Are you working on new music?
SS: I write all of the time, nonstop. I am always writing something. I don’t call it work. It’s what I’ve always done. It helps my psyche. I’m an artist, not a musician really. I think of my songs as my diary, I have many songs. I am already started on my next album, and have enough material for several.
Any performances that stand out in the past?
SS: Yes, many…When opening for Mr. BB King throughout the years. I remember when it was only the second time-sharing the bill with him and his band was backstage after just arriving at the venue. One by one the famous band walked past me and remembered my name and I got some hugs. It was super cool. They’re super cool. Man, still not over how kind Mr. King was to me. He was gracious and it was something else to stand in his presence when he said my name and thanked me. Also when I was asked by the one and only Dr. John to join him onstage and sing with him. He was a spiritual brother. It felt kismet to meet him and be in his presence. He was like a kid onstage having so much fun and the audience knew it too. It was a blast, plus, his band was super powerful and so tasty, it was a real treat.
Where do you see your music going in the future?
SS: I see my music withstanding time. Maybe not all of it, however, it’s a dream of mine to have people moved by my songs long after I’m gone, like a Ray Charles, Willie Nelson, Etta James, truly timeless.
What do you do to take care of your voice?
SS: Taking care of my voice means, good rest and sleep, with a humidifier on. I drink tons of water, stay away from sugar (for the most part) that’s a tough one, no soda or sparkling water, and a clean diet. I take Lots of herbal remedies. My coffee habit has slowed down, which is good, I enjoy black coffee and it’s not good for vocal chords. I mostly drink room temperature water. Alcohol is rare for me. I like sativa.
What were your first memories of music in your childhood?
SSS – I was born a stuttering fool. Singing was more natural for me than to speak. It calmed my brain down enough to sing what I needed to say. My dad had musician friends come over on occasion. Some pretty notable (raga) East Indian musicians. Sitar’s and hand drums. I learned how to emulate classical Eastern vocal styles early on, along with classical American styles. We had a big old Victorian house in Pico Union Los Angeles area, every room had an instrument. I thought it was normal. I didn’t know until i was a little older that none of my friends lives were all about music, mine was. From musicals to singing along to every commercial and TV show song, I knew them all.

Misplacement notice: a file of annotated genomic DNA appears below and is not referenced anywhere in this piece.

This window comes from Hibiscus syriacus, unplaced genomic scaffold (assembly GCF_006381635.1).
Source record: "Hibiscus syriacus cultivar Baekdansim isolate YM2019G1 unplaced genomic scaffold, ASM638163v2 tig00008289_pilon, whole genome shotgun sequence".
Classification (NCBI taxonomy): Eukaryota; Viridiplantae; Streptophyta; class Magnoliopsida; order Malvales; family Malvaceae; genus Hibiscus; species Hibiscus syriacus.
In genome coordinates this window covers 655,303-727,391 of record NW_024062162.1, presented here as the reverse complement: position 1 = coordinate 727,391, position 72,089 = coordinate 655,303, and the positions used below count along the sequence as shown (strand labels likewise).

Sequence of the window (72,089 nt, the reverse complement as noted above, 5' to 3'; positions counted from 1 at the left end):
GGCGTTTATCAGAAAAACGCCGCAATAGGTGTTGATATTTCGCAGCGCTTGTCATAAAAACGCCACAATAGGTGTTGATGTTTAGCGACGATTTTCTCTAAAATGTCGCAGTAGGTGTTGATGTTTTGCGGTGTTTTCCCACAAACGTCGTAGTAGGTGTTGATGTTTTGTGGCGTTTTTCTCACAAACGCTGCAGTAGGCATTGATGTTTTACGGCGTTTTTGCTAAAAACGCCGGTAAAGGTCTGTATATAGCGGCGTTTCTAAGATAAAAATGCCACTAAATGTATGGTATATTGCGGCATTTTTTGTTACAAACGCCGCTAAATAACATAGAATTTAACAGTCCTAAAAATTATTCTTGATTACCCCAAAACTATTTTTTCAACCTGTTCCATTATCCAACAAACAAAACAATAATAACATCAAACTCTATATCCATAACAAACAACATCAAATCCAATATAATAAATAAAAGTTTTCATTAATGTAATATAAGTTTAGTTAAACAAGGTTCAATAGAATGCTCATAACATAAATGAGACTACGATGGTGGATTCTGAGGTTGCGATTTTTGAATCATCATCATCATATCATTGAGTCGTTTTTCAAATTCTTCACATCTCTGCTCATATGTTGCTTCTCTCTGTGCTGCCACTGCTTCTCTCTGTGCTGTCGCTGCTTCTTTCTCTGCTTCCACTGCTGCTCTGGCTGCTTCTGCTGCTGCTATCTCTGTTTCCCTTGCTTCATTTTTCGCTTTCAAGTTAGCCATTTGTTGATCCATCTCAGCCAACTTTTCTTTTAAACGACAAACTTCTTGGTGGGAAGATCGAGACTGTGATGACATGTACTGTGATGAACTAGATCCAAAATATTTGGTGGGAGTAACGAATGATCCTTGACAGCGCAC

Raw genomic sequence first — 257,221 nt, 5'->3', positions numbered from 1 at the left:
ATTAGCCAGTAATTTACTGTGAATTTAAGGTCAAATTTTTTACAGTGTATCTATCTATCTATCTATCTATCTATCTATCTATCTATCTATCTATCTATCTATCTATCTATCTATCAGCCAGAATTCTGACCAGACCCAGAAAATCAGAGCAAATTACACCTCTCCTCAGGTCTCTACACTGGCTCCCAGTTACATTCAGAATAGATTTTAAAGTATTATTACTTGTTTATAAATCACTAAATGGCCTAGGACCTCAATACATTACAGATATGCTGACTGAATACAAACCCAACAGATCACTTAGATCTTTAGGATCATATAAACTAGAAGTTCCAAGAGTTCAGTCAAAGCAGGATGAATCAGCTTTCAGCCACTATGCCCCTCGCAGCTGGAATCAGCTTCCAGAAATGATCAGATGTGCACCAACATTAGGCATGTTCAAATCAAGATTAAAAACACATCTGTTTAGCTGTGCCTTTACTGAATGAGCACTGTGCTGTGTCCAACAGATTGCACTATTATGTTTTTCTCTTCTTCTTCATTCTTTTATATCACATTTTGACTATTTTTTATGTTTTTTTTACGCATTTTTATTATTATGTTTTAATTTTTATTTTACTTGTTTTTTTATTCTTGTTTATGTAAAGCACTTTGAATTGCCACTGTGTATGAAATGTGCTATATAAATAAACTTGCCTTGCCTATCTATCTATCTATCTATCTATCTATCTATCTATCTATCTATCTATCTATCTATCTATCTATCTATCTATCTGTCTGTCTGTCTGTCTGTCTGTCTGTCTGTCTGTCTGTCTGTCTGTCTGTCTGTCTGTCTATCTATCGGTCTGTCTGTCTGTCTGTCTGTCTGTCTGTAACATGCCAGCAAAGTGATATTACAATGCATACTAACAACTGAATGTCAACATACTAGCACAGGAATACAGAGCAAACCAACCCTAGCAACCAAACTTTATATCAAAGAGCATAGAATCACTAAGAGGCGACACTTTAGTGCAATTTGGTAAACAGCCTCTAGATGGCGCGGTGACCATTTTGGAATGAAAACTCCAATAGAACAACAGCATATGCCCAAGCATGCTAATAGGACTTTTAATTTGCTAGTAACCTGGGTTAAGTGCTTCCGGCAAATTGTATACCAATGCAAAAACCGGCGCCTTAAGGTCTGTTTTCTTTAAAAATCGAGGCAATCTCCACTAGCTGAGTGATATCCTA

What family member inspired you to sing?
SS: My Dad.
Who are your music mentors?
SS: My biggest mentor is my Father, then my childhood school choir teacher, Adele Bloom. A mentor is someone that helps give you encouragement along the way. They do what it is you’d like to aspire to do. For me to be honest, the only two people in my life that ever encouraged my singing were my Father and my choir teacher. My first solo album with my originals only happened because of the push of a dear friend that has passed on from this dimension, Ray Hernandez, drummer, he was known from the band BB Chungking and the Screaming Buddha Heads.
What is it like being on stage?
SS: To be on stage performing has never been an easy thing for me. It is where I am allowed to be vulnerable and to get to there and be transparent is a lot of psyching myself up beforehand. Once they’re though, I let go and it is truly freeing. The audience reflects me and it’s a powerful feeling. The electricity I receive is in volumes and I return it. It’s all about reciprocation, it is exhilarating and emotional in the best way, I live for it. I channel my ancestors when I sing.
What do you do for enjoyment?
SS: For my personal enjoyment I spend my time writing, painting, hanging with my beautiful doggy beast besties, reading and studying ancient writings, religions, histories and metaphysics and philosophy. I love to laugh and be in nature.
Do you have a health regiments that help you with your singing?
SS: Health regiments uhhhhh I eat a clean diet. Which for me means organic and sticking to gluten free mostly greens diet. No refined sugars. Getting rest. Lots of water. Being mindful about my state of consciousness. Happiness is a state of mind.
Anything else you’d like me to add?
SS: I am a biracial person that fits into no category. Musical or otherwise. Unless that category is about living your truth. Not much I do is conventional. I do not follow trends. I like what I like, I do what I like. I believe in causing no harm to others. I believe in blessing those that are ignorant and hate and forgiving them for their ignorance’s and hate. None of this is about music, but I hope to convey this thought through my music. We all have the same infinite power as humans to heal our ancestral wounds.